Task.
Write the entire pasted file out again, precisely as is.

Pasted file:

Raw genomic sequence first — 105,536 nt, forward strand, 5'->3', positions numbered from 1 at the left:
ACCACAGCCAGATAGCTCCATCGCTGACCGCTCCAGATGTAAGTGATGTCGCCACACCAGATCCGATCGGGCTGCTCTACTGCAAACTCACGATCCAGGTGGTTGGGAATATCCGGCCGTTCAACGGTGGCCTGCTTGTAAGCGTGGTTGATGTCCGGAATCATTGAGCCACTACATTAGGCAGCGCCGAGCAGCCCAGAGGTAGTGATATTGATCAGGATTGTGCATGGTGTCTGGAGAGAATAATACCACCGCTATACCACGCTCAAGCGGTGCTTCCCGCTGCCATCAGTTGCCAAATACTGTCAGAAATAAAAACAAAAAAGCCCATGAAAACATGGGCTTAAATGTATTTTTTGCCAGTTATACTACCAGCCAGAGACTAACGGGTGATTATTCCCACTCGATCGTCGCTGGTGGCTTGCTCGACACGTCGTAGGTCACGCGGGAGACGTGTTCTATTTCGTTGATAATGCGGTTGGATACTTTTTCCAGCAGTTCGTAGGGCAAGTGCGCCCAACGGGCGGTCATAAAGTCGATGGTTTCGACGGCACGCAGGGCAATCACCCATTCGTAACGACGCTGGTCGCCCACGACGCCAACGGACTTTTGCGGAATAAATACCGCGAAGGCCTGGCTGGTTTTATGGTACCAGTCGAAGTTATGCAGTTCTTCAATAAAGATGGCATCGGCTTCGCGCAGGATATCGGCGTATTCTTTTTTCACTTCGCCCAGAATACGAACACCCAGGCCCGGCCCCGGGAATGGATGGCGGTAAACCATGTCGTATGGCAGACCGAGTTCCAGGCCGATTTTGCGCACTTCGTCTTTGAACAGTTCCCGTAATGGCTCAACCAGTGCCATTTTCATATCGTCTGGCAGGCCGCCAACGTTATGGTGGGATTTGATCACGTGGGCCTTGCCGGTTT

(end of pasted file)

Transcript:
Raw genomic sequence first — 105,536 nt, forward strand, 5'->3', positions numbered from 1 at the left:
ACCACAGCCAGATAGCTCCATCGCTGACCGCTCCAGATGTAAGTGATGTCGCCACACCAGATCCGATCGGGCTGCTCTACTGCAAACTCACGATCCAGGTGGTTGGGAATATCCGGCCGTTCAACGGTGGCCTGCTTGTAAGCGTGGTTGATGTCCGGAATCATTGAGCCACTACATTAGGCAGCGCCGAGCAGCCCAGAGGTAGTGATATTGATCAGGATTGTGCATGGTGTCTGGAGAGAATAATACCACCGCTATACCACGCTCAAGCGGTGCTTCCCGCTGCCATCAGTTGCCAAATACTGTCAGAAATAAAAACAAAAAAGCCCATGAAAACATGGGCTTAAATGTATTTTTTGCCAGTTATACTACCAGCCAGAGACTAACGGGTGATTATTCCCACTCGATCGTCGCTGGTGGCTTGCTCGACACGTCGTAGGTCACGCGGGAGACGTGTTCTATTTCGTTGATAATGCGGTTGGATACTTTTTCCAGCAGTTCGTAGGGCAAGTGCGCCCAACGGGCGGTCATAAAGTCGATGGTTTCGACGGCACGCAGGGCAATCACCCATTCGTAACGACGCTGGTCGCCCACGACGCCAACGGACTTTTGCGGAATAAATACCGCGAAGGCCTGGCTGGTTTTATGGTACCAGTCGAAGTTATGCAGTTCTTCAATAAAGATGGCATCGGCTTCGCGCAGGATATCGGCGTATTCTTTTTTCACTTCGCCCAGAATACGAACACCCAGGCCCGGCCCCGGGAATGGATGGCGGTAAACCATGTCGTATGGCAGACCGAGTTCCAGGCCGATTTTGCGCACTTCGTCTTTGAACAGTTCCCGTAATGGCTCAACCAGTGCCATTTTCATATCGTCTGGCAGGCCGCCAACGTTATGGTGGGATTTGATCACGTGGGCCTTGCCGGTTT